Introducing VAT in the Turks and Caicos Islands offers the opportunity to further strengthen the country’s fragile recovery by introducing a simpler, equitable and stable source of government revenue, said chief financial officer Hugh McGarel-Groves on Monday in response to a local anti-VAT campaign.
“As the community of the TCI continues to discuss the implementation of VAT, critical questions must continue to be asked of both of the government but also of the anti-VAT campaigners: what are their alternatives to the benefits of VAT to a renewed TCI; is opposition to VAT borne from a desire to continue not to pay tax at all in some business sectors?
“Given the difficulties endured by the TCI economy since the collapse of the last government, it is in the best interests of the entire community to ensure that government finances are secure and that it can continue to develop expenditure plans in line with local peoples’ priorities – a process already begun in this year’s Budget.
“VAT is a proven system across the Caribbean. It is straightforward to administer and is beneficial here in that this single form of taxation replaces five different sets of ordinances that both government and business need to keep abreast of,” McGarel-Groves said.
The VAT implementation team has prepared an update question and answer document in response to the claims made by the anti-VAT campaign:
Value Added Tax (VAT) in the Turks and Caicos Islands
A response to the anti-VAT campaign
1) Why is the Turks and Caicos introducing VAT?
TCIG is in the process of building a simpler and more unified taxation system that will restore and maintain TCIG’s fiscal balance, whilst ensuring more sustainable government revenues. A proliferation of other consumption taxes will be replaced by VAT and as the economy grows, public spending can be increased according to local priorities. By broadening the tax base Government revenues will be better protected from fluctuations in tourism, for example.
2) VAT will make the TCI less competitive than other Caribbean destinations.
Not true – this response has been taken from information contained in the VAT Green Paper. TCI will maintain a distinct competitive edge over its competitors in the mainly English speaking Eastern Caribbean.
The Green Paper makes clear that the proposed rate of VAT will be between 8.5% and 12%. Further, the preferred target is to set the rate no higher that of TCI Accommodation Tax (11%). Of the 12 Caribbean countries that have introduced VAT, only the Dominican Republic (8%) and Haiti (10%) have rates below 12%. The majority of the others have set rates between 15% and 17.5%.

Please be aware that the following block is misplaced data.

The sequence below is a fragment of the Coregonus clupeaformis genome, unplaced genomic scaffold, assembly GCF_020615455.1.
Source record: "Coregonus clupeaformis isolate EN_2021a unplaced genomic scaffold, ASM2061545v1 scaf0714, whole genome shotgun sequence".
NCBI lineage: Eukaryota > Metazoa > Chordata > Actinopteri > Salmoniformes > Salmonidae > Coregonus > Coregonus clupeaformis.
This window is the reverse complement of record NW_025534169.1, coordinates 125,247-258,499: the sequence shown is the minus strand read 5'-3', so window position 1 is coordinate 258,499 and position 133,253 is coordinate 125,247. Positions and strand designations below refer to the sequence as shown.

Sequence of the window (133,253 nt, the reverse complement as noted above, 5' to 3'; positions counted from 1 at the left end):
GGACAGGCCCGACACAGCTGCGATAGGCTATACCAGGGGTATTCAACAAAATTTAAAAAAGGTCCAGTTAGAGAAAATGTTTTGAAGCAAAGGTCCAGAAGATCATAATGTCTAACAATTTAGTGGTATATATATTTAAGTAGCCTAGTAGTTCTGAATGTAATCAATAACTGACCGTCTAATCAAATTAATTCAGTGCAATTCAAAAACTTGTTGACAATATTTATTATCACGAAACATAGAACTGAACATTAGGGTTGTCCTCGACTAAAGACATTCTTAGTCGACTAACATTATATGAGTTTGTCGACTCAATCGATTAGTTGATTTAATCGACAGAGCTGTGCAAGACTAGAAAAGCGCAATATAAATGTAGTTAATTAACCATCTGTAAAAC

Indeed, Barbados which has set a rate of 17.5%, is also largely dependent on tourism and also has income and property taxes not present in TCI. St Kitts and Nevis, which introduced VAT in 2010 and is arguably the closest economy in size and composition to TCI continues to be increasingly economically successful after the implementation of VAT there.
3) Why is VAT being rushed in only an 8 month implementation period, contrary to CARTAC’s 2 year recommendation?
Not true. Preparations for the introduction of VAT were announced and began in the Budget address of April 2011 – 24 months ahead of the planned implementation of April 2013.
The introduction of VAT has been considered for TCI since at least 2005. Indeed, the 10 year Development Plan at that time recommended the introduction of VAT in preference to other taxes such as income tax and property tax.
Further, during the consultation period, the VAT implementation team held 19 separate meetings across the family islands between 24 Apr and 08 Jun 2012 meeting with around 300 business and community groups such as the Accountants Association, Bankers Association and Chamber of Commerce.
4) Have sufficient studies been done to determine the fiscal needs of TCI’s economy and the impact of the introduction of VAT in TCI?
There were four studies/consultations conducted starting with the TCI’s own 10-year Development Plan in 2005, the Roe Report in 2009/2010 which compared the existing tax system with potential alternative tax systems and recommended VAT as the most appropriate of Property Tax, VAT and Income Tax; the European Union Report in 2010, which also recommended VAT as the best longer term tax option for TCI; and the Hutton Report by CARTAC in 2011 which calculated the VAT rate ranges and other parameters as stated in the Green Paper that would be necessary to maintain existing government revenues.
Based on all those studies and consultations with the UK Government and the European Union, both of whose financial support TCIG depends on, the decision to implement VAT was announced in the budget address in April 2011.
5) Will TCIG have the capacity to administer VAT?
By the time VAT would be introduced in April 2013 the VAT Unit would employ 21 trained and competent staff, together with an even larger group of trained VAT staff within Customs. This would see one VAT unit person for every 20 or so VAT registered businesses in TCI (the Green Paper suggests that there will be an initial tranche of 300 to 500 VAT registered businesses).